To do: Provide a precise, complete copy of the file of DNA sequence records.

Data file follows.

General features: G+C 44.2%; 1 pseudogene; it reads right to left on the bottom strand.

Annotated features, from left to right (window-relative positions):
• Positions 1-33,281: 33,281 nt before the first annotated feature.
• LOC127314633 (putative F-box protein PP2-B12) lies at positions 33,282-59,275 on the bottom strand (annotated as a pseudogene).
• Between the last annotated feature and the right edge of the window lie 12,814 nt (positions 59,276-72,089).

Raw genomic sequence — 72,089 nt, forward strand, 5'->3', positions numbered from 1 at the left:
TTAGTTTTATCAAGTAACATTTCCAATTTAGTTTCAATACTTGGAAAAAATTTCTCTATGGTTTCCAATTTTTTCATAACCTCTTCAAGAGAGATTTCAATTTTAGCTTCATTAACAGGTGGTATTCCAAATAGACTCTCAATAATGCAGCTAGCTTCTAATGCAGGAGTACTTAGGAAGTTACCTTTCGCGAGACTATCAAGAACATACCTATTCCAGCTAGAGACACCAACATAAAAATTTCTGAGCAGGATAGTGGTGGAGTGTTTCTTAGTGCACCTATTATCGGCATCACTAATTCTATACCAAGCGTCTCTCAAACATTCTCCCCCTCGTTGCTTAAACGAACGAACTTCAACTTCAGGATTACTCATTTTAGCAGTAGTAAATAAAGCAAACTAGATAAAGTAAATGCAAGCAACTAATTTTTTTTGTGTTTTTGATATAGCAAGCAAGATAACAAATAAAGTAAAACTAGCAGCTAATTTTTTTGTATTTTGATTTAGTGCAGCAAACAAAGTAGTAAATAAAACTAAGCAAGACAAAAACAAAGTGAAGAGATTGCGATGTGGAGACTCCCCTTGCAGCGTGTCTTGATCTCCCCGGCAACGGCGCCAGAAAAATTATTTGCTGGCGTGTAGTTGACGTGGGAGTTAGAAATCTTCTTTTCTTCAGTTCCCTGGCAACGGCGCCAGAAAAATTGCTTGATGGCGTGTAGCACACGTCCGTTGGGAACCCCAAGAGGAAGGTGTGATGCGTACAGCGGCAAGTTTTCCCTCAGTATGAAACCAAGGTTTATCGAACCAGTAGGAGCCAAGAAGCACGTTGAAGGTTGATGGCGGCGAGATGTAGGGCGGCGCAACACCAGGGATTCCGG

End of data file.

General features: G+C 44.2%; 1 pseudogene; it reads right to left on the bottom strand.

Annotated features, from left to right (window-relative positions):
• Positions 1-33,281: 33,281 nt before the first annotated feature.
• LOC127314633 (putative F-box protein PP2-B12) lies at positions 33,282-59,275 on the bottom strand (annotated as a pseudogene).
• Between the last annotated feature and the right edge of the window lie 12,814 nt (positions 59,276-72,089).

Raw genomic sequence — 72,089 nt, forward strand, 5'->3', positions numbered from 1 at the left:
TTAGTTTTATCAAGTAACATTTCCAATTTAGTTTCAATACTTGGAAAAAATTTCTCTATGGTTTCCAATTTTTTCATAACCTCTTCAAGAGAGATTTCAATTTTAGCTTCATTAACAGGTGGTATTCCAAATAGACTCTCAATAATGCAGCTAGCTTCTAATGCAGGAGTACTTAGGAAGTTACCTTTCGCGAGACTATCAAGAACATACCTATTCCAGCTAGAGACACCAACATAAAAATTTCTGAGCAGGATAGTGGTGGAGTGTTTCTTAGTGCACCTATTATCGGCATCACTAATTCTATACCAAGCGTCTCTCAAACATTCTCCCCCTCGTTGCTTAAACGAACGAACTTCAACTTCAGGATTACTCATTTTAGCAGTAGTAAATAAAGCAAACTAGATAAAGTAAATGCAAGCAACTAATTTTTTTTGTGTTTTTGATATAGCAAGCAAGATAACAAATAAAGTAAAACTAGCAGCTAATTTTTTTGTATTTTGATTTAGTGCAGCAAACAAAGTAGTAAATAAAACTAAGCAAGACAAAAACAAAGTGAAGAGATTGCGATGTGGAGACTCCCCTTGCAGCGTGTCTTGATCTCCCCGGCAACGGCGCCAGAAAAATTATTTGCTGGCGTGTAGTTGACGTGGGAGTTAGAAATCTTCTTTTCTTCAGTTCCCTGGCAACGGCGCCAGAAAAATTGCTTGATGGCGTGTAGCACACGTCCGTTGGGAACCCCAAGAGGAAGGTGTGATGCGTACAGCGGCAAGTTTTCCCTCAGTATGAAACCAAGGTTTATCGAACCAGTAGGAGCCAAGAAGCACGTTGAAGGTTGATGGCGGCGAGATGTAGGGCGGCGCAACACCAGGGATTCCGG